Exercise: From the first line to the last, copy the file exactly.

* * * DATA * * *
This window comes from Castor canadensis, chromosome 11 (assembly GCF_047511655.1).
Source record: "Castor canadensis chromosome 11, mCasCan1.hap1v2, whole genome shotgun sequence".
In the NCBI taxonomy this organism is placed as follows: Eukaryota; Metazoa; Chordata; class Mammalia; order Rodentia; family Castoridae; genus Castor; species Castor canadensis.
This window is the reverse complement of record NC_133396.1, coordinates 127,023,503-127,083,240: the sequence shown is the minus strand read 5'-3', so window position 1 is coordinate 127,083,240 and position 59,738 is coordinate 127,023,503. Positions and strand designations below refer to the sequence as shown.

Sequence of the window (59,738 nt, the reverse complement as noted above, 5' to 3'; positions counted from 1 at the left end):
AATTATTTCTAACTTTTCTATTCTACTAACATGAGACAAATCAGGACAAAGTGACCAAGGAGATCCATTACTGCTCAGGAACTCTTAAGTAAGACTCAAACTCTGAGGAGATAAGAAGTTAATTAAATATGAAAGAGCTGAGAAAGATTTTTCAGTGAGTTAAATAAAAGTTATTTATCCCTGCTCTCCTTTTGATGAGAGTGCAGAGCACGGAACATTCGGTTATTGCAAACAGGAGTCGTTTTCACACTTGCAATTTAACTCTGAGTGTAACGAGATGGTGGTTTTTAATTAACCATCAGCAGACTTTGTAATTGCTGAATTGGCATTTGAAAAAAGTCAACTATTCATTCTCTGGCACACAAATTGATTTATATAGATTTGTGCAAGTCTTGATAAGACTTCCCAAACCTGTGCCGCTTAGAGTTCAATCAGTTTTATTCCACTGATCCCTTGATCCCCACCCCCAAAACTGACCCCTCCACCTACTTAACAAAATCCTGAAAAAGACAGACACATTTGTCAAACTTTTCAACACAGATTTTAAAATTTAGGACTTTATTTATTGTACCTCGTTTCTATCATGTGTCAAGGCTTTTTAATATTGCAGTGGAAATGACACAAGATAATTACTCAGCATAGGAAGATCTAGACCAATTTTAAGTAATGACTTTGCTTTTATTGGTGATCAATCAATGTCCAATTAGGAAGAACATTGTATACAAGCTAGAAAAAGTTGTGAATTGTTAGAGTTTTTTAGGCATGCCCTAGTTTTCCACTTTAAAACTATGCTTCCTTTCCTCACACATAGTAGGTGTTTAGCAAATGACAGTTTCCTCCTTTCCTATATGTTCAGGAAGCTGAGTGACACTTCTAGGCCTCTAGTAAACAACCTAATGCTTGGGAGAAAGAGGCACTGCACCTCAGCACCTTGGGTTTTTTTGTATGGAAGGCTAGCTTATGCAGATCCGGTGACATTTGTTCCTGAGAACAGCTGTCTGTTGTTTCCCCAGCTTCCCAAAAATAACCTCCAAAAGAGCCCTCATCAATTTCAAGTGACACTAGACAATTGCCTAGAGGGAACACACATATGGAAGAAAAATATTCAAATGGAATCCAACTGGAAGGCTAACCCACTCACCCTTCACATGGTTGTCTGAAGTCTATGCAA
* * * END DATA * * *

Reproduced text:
This window comes from Castor canadensis, chromosome 11 (assembly GCF_047511655.1).
Source record: "Castor canadensis chromosome 11, mCasCan1.hap1v2, whole genome shotgun sequence".
In the NCBI taxonomy this organism is placed as follows: Eukaryota; Metazoa; Chordata; class Mammalia; order Rodentia; family Castoridae; genus Castor; species Castor canadensis.
This window is the reverse complement of record NC_133396.1, coordinates 127,023,503-127,083,240: the sequence shown is the minus strand read 5'-3', so window position 1 is coordinate 127,083,240 and position 59,738 is coordinate 127,023,503. Positions and strand designations below refer to the sequence as shown.

Sequence of the window (59,738 nt, the reverse complement as noted above, 5' to 3'; positions counted from 1 at the left end):
AATTATTTCTAACTTTTCTATTCTACTAACATGAGACAAATCAGGACAAAGTGACCAAGGAGATCCATTACTGCTCAGGAACTCTTAAGTAAGACTCAAACTCTGAGGAGATAAGAAGTTAATTAAATATGAAAGAGCTGAGAAAGATTTTTCAGTGAGTTAAATAAAAGTTATTTATCCCTGCTCTCCTTTTGATGAGAGTGCAGAGCACGGAACATTCGGTTATTGCAAACAGGAGTCGTTTTCACACTTGCAATTTAACTCTGAGTGTAACGAGATGGTGGTTTTTAATTAACCATCAGCAGACTTTGTAATTGCTGAATTGGCATTTGAAAAAAGTCAACTATTCATTCTCTGGCACACAAATTGATTTATATAGATTTGTGCAAGTCTTGATAAGACTTCCCAAACCTGTGCCGCTTAGAGTTCAATCAGTTTTATTCCACTGATCCCTTGATCCCCACCCCCAAAACTGACCCCTCCACCTACTTAACAAAATCCTGAAAAAGACAGACACATTTGTCAAACTTTTCAACACAGATTTTAAAATTTAGGACTTTATTTATTGTACCTCGTTTCTATCATGTGTCAAGGCTTTTTAATATTGCAGTGGAAATGACACAAGATAATTACTCAGCATAGGAAGATCTAGACCAATTTTAAGTAATGACTTTGCTTTTATTGGTGATCAATCAATGTCCAATTAGGAAGAACATTGTATACAAGCTAGAAAAAGTTGTGAATTGTTAGAGTTTTTTAGGCATGCCCTAGTTTTCCACTTTAAAACTATGCTTCCTTTCCTCACACATAGTAGGTGTTTAGCAAATGACAGTTTCCTCCTTTCCTATATGTTCAGGAAGCTGAGTGACACTTCTAGGCCTCTAGTAAACAACCTAATGCTTGGGAGAAAGAGGCACTGCACCTCAGCACCTTGGGTTTTTTTGTATGGAAGGCTAGCTTATGCAGATCCGGTGACATTTGTTCCTGAGAACAGCTGTCTGTTGTTTCCCCAGCTTCCCAAAAATAACCTCCAAAAGAGCCCTCATCAATTTCAAGTGACACTAGACAATTGCCTAGAGGGAACACACATATGGAAGAAAAATATTCAAATGGAATCCAACTGGAAGGCTAACCCACTCACCCTTCACATGGTTGTCTGAAGTCTATGCAA